Scientists at the University of Hull are working on an improved treatment for a debilitating flesh-eating disease which is on the rise due to global warming.
Should global warming continue to ravage our planet at current rates, the numbers of people suffering Leishmaniasis, a flesh-eating and sometimes fatal disease will increase dramatically. Leishmaniasis is caused by a parasite transmitted via sand fly bites usually found only in tropical climates. Rising temperatures will increase the number of countries the sand fly colonises, moving further north and through Europe.
Due to travel and tourism, nations affected are already on the increase. Military personnel in Iraq and Afghanistan are also exposed to the conditions associated with contracting Leishmaniasis.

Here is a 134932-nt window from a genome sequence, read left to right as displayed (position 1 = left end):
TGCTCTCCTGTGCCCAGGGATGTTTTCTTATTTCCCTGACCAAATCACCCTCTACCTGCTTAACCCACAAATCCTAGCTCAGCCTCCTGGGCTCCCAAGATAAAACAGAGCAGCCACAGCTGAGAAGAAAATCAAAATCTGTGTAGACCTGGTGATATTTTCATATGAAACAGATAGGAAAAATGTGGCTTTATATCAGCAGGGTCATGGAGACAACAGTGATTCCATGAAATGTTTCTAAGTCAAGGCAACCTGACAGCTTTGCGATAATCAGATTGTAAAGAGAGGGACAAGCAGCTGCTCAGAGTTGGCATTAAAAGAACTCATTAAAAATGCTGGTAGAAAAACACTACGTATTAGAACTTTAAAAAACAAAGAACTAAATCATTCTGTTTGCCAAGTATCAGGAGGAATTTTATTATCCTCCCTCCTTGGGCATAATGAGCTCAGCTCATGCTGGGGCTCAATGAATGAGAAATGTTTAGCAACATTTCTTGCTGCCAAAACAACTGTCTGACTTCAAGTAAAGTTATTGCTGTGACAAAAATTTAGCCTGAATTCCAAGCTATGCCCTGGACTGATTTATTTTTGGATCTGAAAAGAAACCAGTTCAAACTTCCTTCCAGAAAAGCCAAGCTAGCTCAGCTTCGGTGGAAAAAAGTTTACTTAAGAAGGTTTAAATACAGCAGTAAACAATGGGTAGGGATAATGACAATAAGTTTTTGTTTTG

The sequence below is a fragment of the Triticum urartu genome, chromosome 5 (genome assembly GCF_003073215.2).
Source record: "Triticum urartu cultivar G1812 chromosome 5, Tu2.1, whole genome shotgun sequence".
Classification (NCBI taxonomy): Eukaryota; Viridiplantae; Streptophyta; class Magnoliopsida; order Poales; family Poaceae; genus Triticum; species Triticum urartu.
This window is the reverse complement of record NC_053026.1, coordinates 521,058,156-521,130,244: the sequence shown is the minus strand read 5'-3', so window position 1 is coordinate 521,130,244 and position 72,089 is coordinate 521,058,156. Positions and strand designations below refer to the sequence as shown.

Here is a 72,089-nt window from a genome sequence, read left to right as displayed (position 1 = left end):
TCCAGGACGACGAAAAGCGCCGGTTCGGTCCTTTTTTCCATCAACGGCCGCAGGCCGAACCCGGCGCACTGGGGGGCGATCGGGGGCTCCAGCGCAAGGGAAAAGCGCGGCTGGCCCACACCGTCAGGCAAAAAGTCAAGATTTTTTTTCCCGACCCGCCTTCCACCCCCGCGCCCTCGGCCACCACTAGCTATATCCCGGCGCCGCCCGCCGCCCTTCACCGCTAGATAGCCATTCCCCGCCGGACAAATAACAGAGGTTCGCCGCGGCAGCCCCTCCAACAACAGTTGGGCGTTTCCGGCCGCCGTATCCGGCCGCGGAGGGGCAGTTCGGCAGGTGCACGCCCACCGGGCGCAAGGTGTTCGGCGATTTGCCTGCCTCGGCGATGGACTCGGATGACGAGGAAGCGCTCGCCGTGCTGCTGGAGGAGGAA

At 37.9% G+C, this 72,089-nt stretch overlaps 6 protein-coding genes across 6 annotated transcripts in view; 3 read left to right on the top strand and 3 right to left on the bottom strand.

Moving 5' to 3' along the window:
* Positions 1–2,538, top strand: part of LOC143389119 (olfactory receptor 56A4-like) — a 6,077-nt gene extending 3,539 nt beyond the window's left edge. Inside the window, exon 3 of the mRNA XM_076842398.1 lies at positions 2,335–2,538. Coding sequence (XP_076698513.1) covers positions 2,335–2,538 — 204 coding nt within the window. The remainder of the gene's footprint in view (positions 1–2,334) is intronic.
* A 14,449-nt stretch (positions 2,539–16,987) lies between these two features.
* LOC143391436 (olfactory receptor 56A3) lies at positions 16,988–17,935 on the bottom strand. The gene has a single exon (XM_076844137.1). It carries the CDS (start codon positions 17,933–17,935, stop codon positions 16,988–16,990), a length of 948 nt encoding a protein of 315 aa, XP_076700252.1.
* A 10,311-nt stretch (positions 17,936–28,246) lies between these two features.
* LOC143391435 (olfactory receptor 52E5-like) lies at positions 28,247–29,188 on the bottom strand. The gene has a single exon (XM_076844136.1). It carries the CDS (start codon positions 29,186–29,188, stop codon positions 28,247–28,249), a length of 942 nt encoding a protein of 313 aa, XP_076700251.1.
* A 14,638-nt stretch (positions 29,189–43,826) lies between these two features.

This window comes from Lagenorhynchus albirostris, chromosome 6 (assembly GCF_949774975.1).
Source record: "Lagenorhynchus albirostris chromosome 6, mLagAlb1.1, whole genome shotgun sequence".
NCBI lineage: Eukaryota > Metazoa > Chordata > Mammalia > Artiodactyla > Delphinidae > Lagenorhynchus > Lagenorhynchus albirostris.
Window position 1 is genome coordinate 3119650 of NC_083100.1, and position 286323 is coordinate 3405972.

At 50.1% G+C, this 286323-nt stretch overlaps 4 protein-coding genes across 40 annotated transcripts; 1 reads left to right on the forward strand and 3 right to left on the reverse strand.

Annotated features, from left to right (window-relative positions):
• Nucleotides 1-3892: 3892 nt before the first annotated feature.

Dr Ross Boyle, lead researcher on the project at the University of Hull said, “Global warming and the military presence in countries such as Iraq and Afghanistan mean that this horrific and debilitating disease is affecting more people than ever before. My co-investigator, Dr Tim Paget at the Medway School of Pharmacy, Hull PhD student Carrie-Anne Bristow and myself wanted to work towards finding a significantly better treatment.”
Image courtesty University of Hull.